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US health insurers covering around about 93 million Americans are moving to restrict laparoscopic power morcellators (LPMs) amid recent concerns that use of the devices may inadvertently spread cancer in some women, reported The Wall Street Journal. Last April, the FDA warned against using LPMs during hysterectomy or myomectomy in women with uterine fibroids due to the risk of spreading undiagnosed gynaecologic malignancies within the abdominal cavity, and later recommended that manufacturers update product labelling to include a boxed warning to that effect.
Johnson & Johnson, which was the largest morcellator manufacturer, moved to implement a global market withdrawal of the products in 2014, although other LPMs remain available and insurers are influencing how much the tools are still used, according to the report. Karen Ignagni, chief executive of America's Health Insurance Plans, noted that "plans are looking very seriously at this." The group is in the process of compiling insurer actions at the request of a US lawmaker, who has asked for details about how insurance companies were dealing with the risk from LPMs.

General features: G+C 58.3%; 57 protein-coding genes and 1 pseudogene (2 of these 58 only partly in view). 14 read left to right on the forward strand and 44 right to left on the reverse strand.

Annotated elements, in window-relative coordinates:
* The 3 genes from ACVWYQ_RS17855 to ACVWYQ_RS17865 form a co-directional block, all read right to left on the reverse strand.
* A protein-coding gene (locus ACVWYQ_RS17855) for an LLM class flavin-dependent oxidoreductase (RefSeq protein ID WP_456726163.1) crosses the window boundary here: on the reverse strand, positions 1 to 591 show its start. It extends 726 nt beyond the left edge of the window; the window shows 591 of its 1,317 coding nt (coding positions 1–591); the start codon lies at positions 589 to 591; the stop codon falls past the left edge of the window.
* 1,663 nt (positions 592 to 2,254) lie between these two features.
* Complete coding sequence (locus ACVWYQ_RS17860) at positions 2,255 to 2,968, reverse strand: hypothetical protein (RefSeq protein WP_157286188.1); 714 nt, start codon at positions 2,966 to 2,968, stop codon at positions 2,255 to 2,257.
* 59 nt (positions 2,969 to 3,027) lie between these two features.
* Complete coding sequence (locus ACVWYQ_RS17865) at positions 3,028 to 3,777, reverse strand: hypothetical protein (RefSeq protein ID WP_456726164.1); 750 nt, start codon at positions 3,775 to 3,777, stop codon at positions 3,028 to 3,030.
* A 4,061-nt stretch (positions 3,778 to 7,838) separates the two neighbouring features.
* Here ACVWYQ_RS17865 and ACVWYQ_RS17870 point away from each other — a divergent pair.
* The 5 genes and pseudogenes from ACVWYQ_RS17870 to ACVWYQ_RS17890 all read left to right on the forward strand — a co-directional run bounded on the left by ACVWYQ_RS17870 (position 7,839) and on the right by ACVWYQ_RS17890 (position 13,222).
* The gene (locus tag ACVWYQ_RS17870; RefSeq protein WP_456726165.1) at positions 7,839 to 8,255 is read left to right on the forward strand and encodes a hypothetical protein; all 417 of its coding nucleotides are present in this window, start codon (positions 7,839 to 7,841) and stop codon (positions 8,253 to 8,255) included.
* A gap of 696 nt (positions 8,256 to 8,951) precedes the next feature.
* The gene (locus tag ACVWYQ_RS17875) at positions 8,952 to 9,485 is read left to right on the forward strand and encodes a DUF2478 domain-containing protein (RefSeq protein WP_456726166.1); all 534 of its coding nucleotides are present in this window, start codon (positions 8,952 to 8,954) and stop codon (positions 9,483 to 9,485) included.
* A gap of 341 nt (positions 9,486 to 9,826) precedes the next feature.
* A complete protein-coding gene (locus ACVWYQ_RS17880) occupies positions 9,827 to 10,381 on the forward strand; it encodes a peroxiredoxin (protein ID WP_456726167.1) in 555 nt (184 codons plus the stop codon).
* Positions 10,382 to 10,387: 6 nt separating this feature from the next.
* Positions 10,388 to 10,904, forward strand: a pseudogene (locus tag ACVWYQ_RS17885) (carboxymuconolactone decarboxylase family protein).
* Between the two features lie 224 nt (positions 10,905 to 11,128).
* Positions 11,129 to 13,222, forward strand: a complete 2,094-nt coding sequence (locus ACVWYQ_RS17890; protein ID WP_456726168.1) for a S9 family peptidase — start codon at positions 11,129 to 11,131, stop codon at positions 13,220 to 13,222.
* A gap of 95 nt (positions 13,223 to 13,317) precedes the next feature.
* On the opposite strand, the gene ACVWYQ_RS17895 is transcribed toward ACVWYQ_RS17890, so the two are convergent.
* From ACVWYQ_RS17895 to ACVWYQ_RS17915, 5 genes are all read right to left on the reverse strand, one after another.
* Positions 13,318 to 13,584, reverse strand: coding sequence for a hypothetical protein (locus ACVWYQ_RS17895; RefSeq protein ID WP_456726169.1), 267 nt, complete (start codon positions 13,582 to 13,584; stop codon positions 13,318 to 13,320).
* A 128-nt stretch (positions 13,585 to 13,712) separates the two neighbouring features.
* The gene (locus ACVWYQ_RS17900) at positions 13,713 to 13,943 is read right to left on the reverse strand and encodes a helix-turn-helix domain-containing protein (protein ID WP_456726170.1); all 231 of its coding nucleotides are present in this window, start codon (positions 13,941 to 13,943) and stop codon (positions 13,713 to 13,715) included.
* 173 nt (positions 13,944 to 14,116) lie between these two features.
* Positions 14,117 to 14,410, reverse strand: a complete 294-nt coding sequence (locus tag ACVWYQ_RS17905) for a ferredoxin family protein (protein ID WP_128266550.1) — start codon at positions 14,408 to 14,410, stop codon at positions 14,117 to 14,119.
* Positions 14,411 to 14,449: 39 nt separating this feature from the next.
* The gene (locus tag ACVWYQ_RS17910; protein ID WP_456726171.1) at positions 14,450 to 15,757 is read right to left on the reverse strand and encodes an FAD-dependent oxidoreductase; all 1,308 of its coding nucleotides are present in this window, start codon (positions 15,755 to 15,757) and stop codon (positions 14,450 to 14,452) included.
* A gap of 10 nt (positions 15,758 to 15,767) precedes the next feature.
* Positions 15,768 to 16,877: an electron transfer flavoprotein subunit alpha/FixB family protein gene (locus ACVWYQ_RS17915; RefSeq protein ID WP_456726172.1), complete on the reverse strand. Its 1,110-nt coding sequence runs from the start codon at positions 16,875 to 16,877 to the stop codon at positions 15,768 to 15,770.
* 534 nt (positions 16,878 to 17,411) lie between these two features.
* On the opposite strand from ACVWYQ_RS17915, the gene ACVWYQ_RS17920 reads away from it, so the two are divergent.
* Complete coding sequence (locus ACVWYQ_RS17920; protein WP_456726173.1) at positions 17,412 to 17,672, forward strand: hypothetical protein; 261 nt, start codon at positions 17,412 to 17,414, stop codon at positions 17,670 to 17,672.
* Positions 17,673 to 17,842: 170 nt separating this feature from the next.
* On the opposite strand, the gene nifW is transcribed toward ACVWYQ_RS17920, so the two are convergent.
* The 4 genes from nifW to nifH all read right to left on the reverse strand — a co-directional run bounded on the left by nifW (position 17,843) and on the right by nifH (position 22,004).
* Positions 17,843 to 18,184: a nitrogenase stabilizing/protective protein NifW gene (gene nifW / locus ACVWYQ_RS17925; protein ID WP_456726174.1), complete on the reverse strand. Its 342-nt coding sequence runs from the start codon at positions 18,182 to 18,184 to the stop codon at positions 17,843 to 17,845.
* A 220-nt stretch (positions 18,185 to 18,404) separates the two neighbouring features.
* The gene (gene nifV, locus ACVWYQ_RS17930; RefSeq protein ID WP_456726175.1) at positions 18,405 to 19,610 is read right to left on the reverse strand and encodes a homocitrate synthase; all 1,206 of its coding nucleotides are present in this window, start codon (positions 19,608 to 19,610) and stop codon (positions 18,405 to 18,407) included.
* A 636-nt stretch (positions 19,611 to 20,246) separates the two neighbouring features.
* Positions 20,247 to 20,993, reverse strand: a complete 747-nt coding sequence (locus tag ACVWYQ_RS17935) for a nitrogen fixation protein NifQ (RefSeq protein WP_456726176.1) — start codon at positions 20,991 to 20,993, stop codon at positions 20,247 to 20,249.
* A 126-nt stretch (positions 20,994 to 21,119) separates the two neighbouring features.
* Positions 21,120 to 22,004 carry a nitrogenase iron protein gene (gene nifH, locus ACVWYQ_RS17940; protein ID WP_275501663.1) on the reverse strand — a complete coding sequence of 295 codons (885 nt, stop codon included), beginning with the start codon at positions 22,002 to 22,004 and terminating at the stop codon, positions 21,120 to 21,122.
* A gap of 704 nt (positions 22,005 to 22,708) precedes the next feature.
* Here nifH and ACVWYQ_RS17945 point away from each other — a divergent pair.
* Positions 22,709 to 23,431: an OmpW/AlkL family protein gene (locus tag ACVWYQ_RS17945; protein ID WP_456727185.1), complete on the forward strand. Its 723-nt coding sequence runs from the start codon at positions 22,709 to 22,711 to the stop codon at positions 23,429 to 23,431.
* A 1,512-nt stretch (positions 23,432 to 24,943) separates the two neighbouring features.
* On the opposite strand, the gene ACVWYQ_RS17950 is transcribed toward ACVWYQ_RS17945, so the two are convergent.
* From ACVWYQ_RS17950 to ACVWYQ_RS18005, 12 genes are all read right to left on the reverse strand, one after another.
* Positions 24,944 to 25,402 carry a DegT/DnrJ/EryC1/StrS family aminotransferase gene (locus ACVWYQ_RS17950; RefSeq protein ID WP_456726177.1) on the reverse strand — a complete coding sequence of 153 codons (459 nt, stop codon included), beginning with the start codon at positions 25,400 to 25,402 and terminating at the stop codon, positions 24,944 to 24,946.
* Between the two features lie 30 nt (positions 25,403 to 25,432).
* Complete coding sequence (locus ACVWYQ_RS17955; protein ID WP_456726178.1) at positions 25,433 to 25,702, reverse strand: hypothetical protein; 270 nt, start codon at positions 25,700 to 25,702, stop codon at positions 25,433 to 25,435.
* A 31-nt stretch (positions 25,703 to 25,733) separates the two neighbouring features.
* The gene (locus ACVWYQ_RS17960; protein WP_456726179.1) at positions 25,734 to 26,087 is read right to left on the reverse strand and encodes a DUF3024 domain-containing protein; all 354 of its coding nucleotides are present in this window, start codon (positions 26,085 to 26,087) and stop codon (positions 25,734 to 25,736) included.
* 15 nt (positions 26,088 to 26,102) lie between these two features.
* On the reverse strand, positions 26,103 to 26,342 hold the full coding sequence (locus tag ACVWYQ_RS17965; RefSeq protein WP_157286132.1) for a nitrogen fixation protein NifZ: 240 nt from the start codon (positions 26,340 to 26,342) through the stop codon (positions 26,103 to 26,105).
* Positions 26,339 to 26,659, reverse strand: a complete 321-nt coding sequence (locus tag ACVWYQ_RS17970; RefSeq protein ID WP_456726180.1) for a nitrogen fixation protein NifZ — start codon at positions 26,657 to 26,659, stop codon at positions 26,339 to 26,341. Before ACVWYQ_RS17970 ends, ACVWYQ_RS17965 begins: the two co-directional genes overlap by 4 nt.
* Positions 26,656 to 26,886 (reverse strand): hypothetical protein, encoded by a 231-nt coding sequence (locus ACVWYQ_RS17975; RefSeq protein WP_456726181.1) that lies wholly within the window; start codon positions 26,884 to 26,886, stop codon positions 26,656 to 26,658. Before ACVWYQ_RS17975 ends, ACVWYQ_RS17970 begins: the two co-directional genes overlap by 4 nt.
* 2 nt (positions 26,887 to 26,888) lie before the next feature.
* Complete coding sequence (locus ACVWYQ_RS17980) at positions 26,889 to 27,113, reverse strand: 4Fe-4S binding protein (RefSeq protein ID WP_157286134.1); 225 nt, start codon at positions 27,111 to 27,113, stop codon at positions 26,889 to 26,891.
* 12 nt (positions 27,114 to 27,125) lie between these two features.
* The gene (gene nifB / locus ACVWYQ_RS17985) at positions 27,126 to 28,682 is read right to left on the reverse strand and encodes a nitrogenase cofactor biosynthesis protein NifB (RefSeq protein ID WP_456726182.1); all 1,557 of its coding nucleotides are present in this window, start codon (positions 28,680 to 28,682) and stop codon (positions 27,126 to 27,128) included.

Earlier this year, UnitedHealth Group said it will implement a policy as of April 6 requiring that physicians obtain prior authorisation from the insurer for all hysterectomies except outpatient vaginal procedures, which do not require morcellators. Health Care Service recently proposed labeling power morcellation as "not medically necessary," while Aetna is exploring changes in its coverage of the device. Cynthia Michener, a spokesperson for Aetna, said its review should be completed later this month with a new policy that is consistent with the FDA's most recent warning.
Meanwhile, Blue Shield of California in November classified power morcellation for fibroids as "investigational," which typically indicates the procedure will not be covered in most cases. However, Cigna spokesman Mark Slitt noted that "while there are risks to using power morcellation, there are also risks to stopping as some women need a less invasive procedure for hysterectomy." He added that Cigna is monitoring medical literature to determine if a policy change is warranted.
Earlier this year, two published studies further questioned the use of LPMs. However, study data published last month in the American Journal of Obstetrics & Gynecology suggested laparoscopic hysterectomy with morcellation may be safer than abdominal surgery in certain women being treated for presumed uterine fibroids.
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